Joy Tang, above, is the founder and CEO of visual fashion search engine platform Markable, which has landed an exclusive deal with New York Fashion Week.

Joy Tang knows how lucky she is. After years of hard work, her startup Markable has successfully launched its app, has nine people on staff and is bringing in revenue — a stage of development that some entrepreneurs never see realized.

But on top of that, the young CEO of the visual search technology company based in Madison has hit the jackpot in another way: Markable has landed an exclusive partnership with New York Fashion Week, giving Tang literal front-row seats to the prestigious Manhattan gala that's something like the Oscars of the fashion industry.

"For a lot of people I know, they tell me it's their life goal to be in a front seat at fashion week," she said, laughing. "I personally don't have goals like this."

The deal means people who attend the fashion extravaganza  — as well as those who attend parallel fashion weeks in Los Angeles, Miami, and Dubai — will be able to pre-order clothing they see modeled on the runway using the Markable app.

The idea behind the app, which itself only just launched last week, is simple: Users submit photos of clothes they see, on passers-by or friends or in random blogs, and the app analyzes the image to figure out what that clothing item might be. Users can then purchase the item in Markable itself, making the app a one-stop-shop. The software works thanks to sophisticated artificial intelligence technology, as well as a database featuring more than 800 brands of clothing.

When Markable makes its debut at fashion week, in some ways, it will be business as usual: Users will be able to upload photos, sift through possible fashion item matches, and make purchases. In other ways, it will be an entirely new dynamic: Instead of clothes associated with brands like Banana Republic or Forever 21, the app will be highlighting content straight from the designers themselves.  In addition, the clothes in question will be a far cry from a $40 blouse from H&M; they'll be cutting-edge luxury items with price tags stretching into the thousands of dollars.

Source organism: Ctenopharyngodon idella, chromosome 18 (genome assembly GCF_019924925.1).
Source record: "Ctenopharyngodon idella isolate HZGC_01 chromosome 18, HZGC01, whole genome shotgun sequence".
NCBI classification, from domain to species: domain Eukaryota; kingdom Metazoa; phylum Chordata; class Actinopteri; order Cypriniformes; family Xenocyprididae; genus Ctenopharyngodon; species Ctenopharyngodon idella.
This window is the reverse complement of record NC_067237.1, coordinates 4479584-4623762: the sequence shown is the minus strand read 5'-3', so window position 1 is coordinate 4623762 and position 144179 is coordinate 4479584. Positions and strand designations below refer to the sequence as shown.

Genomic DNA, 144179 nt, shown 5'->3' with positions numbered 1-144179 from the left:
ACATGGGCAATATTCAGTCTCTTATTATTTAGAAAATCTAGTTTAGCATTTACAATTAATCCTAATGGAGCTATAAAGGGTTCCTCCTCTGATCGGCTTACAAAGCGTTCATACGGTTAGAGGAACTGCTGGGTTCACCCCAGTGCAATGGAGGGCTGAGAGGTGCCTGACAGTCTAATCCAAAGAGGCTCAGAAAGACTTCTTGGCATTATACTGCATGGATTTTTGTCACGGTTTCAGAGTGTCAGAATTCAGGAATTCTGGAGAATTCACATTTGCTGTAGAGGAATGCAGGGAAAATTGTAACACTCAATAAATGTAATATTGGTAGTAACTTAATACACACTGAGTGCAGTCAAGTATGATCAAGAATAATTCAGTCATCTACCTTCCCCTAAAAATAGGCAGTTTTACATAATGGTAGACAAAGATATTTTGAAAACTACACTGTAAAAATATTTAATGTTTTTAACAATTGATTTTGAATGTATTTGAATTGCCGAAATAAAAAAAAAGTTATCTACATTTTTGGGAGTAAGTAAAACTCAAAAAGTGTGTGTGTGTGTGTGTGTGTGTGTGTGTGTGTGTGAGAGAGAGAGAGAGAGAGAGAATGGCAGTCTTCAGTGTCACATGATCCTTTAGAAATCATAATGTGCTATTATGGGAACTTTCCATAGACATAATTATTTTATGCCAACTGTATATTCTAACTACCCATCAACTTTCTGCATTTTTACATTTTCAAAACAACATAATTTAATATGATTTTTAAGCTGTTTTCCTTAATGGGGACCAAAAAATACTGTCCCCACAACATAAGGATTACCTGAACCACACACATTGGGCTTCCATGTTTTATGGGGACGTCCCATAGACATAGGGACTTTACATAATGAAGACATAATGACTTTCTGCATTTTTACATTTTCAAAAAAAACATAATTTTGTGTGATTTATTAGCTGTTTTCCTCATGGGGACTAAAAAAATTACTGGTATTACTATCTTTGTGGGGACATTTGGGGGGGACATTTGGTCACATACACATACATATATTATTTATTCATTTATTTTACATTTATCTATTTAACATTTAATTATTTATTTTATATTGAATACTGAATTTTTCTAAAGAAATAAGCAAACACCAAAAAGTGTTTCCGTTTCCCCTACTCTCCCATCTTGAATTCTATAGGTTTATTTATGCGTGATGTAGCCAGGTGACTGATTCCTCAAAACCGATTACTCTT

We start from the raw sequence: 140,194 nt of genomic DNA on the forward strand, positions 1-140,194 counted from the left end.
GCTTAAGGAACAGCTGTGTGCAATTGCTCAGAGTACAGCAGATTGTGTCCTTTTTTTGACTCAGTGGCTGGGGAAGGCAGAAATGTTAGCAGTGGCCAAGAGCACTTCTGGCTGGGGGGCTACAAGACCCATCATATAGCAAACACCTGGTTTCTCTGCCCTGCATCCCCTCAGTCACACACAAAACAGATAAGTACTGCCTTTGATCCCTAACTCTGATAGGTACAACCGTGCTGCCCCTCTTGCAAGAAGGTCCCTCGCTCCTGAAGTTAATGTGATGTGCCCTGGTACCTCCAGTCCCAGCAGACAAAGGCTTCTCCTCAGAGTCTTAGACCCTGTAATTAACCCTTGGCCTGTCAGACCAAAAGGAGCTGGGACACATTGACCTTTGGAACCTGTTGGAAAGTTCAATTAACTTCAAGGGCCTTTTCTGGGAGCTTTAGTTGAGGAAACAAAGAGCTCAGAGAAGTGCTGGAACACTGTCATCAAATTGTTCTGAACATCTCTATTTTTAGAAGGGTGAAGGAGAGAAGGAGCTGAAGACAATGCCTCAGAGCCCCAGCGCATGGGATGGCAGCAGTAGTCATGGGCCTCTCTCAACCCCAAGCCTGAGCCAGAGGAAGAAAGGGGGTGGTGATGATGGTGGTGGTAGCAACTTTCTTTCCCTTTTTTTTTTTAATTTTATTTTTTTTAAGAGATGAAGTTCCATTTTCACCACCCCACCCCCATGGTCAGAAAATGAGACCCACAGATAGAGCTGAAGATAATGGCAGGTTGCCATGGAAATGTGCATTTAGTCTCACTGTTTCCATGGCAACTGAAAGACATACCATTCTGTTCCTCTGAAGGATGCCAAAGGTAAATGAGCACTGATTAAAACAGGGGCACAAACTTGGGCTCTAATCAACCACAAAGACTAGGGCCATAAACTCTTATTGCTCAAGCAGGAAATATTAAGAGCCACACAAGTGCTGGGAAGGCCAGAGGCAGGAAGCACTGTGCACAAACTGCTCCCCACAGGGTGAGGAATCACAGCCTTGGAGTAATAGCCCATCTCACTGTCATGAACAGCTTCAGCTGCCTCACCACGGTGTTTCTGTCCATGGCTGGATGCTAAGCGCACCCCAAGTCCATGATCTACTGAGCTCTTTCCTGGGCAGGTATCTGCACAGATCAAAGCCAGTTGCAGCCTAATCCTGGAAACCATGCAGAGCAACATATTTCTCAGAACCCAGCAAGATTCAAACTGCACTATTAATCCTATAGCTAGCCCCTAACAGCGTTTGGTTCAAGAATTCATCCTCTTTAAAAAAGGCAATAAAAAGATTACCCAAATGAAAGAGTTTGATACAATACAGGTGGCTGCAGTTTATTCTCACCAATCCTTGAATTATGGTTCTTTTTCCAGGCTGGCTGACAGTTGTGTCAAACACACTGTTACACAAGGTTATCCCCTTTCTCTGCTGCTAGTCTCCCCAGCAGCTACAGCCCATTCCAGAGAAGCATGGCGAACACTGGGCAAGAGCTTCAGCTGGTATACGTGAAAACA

According to Tang, Markable's presence at the New York Fashion Week is a game-changer — not just for her company, but also for the event itself. In the past, people who have wanted to buy the luxury designer clothes showcased at the extravaganza have typically been out of luck — what's shown on the runway isn't usually available in stores or online.

"Most designers, they came up with the design last minute," she said. "They wanted to beat the other designers."

In theory, fashion show audience members can buy the designs months later when they make their debut on consumer markets. But by that time, the odds are slim of people actually remembering the things that had caught their eye weeks before, said Tang.

And that's why Markable is so valuable, said Tang. Its entire premise is to capture that "concentration of emotion" a person experiences when they see a certain fashion item and then to turn that moment into a sale. In other words, when a person has an "I want to buy that" moment, Markable lets them actually follow through.

She said that as someone who's attended fashion events before, she has felt on a personal level how important that function is.

"I'm frustrated when I see an outfit at a show I really like and I can't buy it right away," she said.

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Markable has demonstrably come a long way since Tang founded it in 2014, leaving behind a lucrative career in stock trading. And now, in the wake of the app's launch and the New York Fashion Week deal, Tang says she has big plans for the company's continued development.

For one thing, the team has plenty of user feedback that it already needs to sift through. Tang is also pushing for the company to perfect its image recognition AI. The goal is to have it be the most accurate technology of its kind in the world by August.

Tang also hopes to suss out more partnerships with other platforms and fashion projects. The more that the app becomes a fixture at fashion events, she said, the more of those emotionally charged "I have to buy that" moments can be captured.

"We're hoping to collaborate with a lot of big players to really transform the entire e-commerce industry," she said.

It's an ambitious agenda for a growing company. Tang plans to hire three more people shortly to help move things forward. But although Markable is making big moves in other respects, Tang says she's more than happy with the company's current home.

The team won't be leaving its small table at the co-working space 100state in downtown Madison anytime soon.

Erik Lorenzsonn is the Capital Times' tech and culture reporter. He joined the team in 2016, after having served as an online editor for Wisconsin Public Radio and having written for publications like The Progressive Magazine and The Poughkeepsie Journal.